"I've never been as stunned hearing information before," Childress said. Today, hundreds of thousands of black babies are aborted each year. According to the Centers for Disease Control and Prevention, almost one in every two African-American pregnancies ends in abortion. According to the Allan Guttmacher Institute, African-American women are nearly five times more likely than non-Hispanic white women to have an abortion.
Learning this turned Childress into a pro-life activist, he said. In the past 13 years, he's collected plenty of colorful anecdotes along with becoming a pro-life leader. At an Ohio State University protest, counter-protesters rushed them from both directions so a girl holding a six-inch knife could run at the signs and deface them. "The knife refused to puncture the sign, which affected my group very much. They thought it was a miracle," Childress said.
In 2004, he counter-protested the National Organization for Women's March for Women's Lives and said he'd never forget the look on Whoopi Goldberg's face as she came around the corner and saw their 12-by-4-foot signs of aborted babies.
Childress said the NOW marchers attacked a young man who was videotaping them as they cursed and swore at the pro-lifers, and he feared violence all day. "I have never been cursed, spat at more in my entire life. It made up for anything that hadn't been done for the last 30 years or so." Other marchers-those whose employers made them march and a couple of girls his teenage daughter knew-left the NOW ranks to stand with the pro-lifers.
Now Childress is branching out from protests into politics. A box in the top floor of his church overflows with fliers that read, "Vote Your Values," and a sign reading, "Rev. Childress for Assembly, 34th District: Family Values, Integrity, Honest Leadership," hangs on the wall. Childress said he'd never given political office a thought until Assemblyman Peter Eagler hastily asked him to run as part of his team.
Then Eagler and the Democratic party leaders found out that although Childress was a Democrat, he was pro-life and opposed gay marriage. Eagler dropped out of the race (without telling Childress why), and Childress ran alone and lost.
A party boss said the Democratic tent just wasn't big enough for Childress. Saying he "doesn't run from party bosses," Childress ran as a Republican in 2007 and lost again. He plans to run a third time as an Independent. In a district that is 90 percent Democratic, he faces an uphill battle with a cheerful optimism: "I can't believe that we are so narrow-minded that we only vote party, not principle."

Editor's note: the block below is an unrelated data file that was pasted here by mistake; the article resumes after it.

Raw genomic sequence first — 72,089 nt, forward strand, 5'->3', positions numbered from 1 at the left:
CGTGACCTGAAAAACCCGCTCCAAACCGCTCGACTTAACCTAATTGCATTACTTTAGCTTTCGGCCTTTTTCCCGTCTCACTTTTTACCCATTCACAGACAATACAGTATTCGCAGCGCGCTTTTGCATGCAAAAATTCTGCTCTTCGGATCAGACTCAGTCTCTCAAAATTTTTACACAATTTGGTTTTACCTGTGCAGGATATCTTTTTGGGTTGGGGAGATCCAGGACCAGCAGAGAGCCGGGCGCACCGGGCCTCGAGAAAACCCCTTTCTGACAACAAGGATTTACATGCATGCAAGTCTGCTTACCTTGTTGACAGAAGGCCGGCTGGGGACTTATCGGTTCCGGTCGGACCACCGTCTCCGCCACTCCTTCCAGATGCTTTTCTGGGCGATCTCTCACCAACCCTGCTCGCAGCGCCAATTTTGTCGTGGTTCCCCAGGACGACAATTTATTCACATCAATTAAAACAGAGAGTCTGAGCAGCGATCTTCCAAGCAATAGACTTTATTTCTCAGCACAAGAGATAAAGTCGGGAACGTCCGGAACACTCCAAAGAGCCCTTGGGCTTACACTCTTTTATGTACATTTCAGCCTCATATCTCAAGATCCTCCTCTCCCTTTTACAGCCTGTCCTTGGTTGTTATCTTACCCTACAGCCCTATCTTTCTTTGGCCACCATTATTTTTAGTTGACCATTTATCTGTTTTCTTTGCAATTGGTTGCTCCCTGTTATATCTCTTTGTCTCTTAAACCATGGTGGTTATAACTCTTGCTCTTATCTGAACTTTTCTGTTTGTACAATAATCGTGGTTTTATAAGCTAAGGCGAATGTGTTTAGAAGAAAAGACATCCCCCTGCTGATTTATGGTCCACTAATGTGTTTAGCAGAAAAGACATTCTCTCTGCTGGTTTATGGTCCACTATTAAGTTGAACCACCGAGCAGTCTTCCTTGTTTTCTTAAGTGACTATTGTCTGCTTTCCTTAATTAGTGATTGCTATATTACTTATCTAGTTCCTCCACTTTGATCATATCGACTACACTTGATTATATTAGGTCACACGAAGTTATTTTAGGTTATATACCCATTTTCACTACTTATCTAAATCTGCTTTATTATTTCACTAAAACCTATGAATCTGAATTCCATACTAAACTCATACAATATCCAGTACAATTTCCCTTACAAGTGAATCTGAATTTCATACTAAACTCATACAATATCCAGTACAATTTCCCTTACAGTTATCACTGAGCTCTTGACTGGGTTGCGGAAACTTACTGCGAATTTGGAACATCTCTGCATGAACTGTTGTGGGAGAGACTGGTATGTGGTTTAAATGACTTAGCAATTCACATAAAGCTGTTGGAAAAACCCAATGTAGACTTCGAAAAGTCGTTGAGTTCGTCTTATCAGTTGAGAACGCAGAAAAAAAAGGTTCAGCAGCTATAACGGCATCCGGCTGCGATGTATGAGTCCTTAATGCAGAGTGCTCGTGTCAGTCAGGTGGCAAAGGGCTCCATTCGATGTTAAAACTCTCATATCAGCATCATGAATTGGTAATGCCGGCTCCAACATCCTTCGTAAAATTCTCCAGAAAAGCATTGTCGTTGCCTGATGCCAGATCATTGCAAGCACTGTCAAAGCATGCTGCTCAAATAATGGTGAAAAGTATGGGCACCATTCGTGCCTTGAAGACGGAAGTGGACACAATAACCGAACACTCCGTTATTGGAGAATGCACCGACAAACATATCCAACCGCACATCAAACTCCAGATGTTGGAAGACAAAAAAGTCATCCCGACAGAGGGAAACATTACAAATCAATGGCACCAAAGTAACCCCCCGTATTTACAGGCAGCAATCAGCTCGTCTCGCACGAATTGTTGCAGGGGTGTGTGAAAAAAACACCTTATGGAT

He said those principles require him to oppose Barack Obama. Childress looks for male African-American role models like Obama, who has a solid family life and a list of record-breaking achievements. "He did it as an African-American male. He's on uncharted ground," said Childress.
When Childress says he's grieved that Obama stands opposed to his -values, he looks genuinely grieved. His fluid speech slows, and he turns to Martin Luther King to explain his position: "He said there comes a time when one must do something not because it's politically correct, not because it's popular, not because it's safe, but because our conscience tells us it is right."
He has to judge Obama not by the color of his skin, but by the content of his character, said Childress. He pauses a moment before he carefully asks, "Why are you putting down your value system to support a man who stands against basically everything you've been taught?"
Childress said abortion, marriage, and school choice are the most important issues to him, and all three affect African-Americans more than other ethnic groups: Their abortion rate is higher, their marriage rate is lower, and black children in urban cities suffer the most from poor education. Obama is pro-abortion, supports gay civil unions, and is opposed to vouchers. Childress said most in his African-American church find it difficult not to support Barack Obama but agree: "That's what we would want, not necessarily what our values would ask for."
Meanwhile, Childress' passion for social justice grows: "The more I walk with the Lord, the more I see a need for mankind to be free from any injustice that would be an impediment to their life, liberty, and the pursuit of happiness. That is unquestionably, as Martin Luther King said, the American dream."